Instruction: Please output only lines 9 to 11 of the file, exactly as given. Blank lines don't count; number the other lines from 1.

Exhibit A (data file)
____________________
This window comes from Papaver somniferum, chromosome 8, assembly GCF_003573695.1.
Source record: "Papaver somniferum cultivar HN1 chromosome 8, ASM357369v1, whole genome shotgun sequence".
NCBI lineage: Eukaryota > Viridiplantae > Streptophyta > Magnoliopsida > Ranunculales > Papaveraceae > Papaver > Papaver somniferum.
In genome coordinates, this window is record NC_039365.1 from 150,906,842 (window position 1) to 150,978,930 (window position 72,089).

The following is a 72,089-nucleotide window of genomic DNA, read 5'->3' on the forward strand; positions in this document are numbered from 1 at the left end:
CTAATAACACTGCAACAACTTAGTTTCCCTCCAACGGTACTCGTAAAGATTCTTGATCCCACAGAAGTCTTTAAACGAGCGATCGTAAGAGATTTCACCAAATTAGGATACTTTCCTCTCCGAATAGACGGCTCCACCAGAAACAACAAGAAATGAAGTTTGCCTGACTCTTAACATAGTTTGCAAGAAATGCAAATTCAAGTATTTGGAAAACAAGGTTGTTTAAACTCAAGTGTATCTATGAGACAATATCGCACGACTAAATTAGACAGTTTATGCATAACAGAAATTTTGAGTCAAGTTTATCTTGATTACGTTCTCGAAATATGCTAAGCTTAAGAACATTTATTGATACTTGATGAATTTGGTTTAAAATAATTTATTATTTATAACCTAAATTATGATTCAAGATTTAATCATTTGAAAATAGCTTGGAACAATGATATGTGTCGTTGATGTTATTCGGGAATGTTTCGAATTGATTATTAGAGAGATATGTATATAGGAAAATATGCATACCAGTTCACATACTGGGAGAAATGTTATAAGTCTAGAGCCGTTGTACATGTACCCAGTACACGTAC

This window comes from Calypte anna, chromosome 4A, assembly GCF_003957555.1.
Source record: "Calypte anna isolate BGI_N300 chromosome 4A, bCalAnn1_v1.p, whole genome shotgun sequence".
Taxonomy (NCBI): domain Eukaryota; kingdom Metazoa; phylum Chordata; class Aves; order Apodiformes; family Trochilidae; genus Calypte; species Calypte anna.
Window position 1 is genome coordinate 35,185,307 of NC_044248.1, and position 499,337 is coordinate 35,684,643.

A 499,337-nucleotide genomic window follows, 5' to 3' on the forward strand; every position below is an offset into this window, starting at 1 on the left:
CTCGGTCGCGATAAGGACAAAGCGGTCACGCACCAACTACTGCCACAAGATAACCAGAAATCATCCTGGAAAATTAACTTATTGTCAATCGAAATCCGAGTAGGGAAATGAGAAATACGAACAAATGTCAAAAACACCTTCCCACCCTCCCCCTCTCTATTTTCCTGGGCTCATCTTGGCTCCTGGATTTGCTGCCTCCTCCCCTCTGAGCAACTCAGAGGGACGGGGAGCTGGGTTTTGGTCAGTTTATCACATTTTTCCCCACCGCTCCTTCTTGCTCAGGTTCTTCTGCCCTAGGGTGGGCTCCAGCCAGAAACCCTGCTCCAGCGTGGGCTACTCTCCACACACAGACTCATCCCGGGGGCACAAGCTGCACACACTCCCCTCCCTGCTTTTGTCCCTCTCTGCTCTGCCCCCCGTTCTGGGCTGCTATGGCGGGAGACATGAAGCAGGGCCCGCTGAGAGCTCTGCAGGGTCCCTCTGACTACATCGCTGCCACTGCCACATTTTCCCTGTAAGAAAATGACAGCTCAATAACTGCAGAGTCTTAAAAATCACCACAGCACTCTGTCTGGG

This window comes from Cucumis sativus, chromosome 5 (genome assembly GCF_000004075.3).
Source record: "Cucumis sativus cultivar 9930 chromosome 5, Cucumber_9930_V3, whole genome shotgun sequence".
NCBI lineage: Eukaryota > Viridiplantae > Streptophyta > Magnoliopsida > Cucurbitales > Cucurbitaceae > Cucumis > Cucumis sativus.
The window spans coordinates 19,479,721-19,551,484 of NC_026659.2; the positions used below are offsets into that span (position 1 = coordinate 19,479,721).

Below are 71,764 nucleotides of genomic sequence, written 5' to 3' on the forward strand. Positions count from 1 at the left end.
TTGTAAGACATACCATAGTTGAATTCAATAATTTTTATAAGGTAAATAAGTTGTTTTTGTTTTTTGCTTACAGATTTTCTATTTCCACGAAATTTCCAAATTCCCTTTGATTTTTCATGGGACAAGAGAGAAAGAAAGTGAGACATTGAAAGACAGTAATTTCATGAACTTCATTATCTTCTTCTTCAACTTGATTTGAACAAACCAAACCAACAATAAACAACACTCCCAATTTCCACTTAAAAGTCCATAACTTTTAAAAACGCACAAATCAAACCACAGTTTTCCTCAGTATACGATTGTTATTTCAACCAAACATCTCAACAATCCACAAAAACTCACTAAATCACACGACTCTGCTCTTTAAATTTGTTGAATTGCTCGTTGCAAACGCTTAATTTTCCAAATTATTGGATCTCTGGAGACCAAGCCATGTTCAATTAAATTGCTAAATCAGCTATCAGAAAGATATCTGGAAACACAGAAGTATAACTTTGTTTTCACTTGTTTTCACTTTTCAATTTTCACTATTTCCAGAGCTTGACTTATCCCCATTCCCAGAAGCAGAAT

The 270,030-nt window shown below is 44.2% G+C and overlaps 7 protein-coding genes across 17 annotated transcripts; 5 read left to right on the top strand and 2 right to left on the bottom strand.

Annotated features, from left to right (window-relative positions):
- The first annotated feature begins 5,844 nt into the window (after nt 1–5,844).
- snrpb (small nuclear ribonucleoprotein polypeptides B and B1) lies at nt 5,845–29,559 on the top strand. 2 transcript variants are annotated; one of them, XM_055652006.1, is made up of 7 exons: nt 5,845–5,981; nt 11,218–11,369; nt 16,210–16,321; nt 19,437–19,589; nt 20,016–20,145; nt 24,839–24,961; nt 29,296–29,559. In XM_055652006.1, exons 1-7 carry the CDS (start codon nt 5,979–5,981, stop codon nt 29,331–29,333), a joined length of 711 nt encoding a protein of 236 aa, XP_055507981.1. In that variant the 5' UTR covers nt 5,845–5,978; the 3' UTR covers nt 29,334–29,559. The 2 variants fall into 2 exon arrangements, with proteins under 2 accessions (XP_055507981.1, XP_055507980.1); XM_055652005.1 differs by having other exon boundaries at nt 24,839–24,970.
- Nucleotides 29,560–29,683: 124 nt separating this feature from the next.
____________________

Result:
Taxonomy (NCBI): domain Eukaryota; kingdom Metazoa; phylum Chordata; class Aves; order Apodiformes; family Trochilidae; genus Calypte; species Calypte anna.
Window position 1 is genome coordinate 35,185,307 of NC_044248.1, and position 499,337 is coordinate 35,684,643.

A 499,337-nucleotide genomic window follows, 5' to 3' on the forward strand; every position below is an offset into this window, starting at 1 on the left: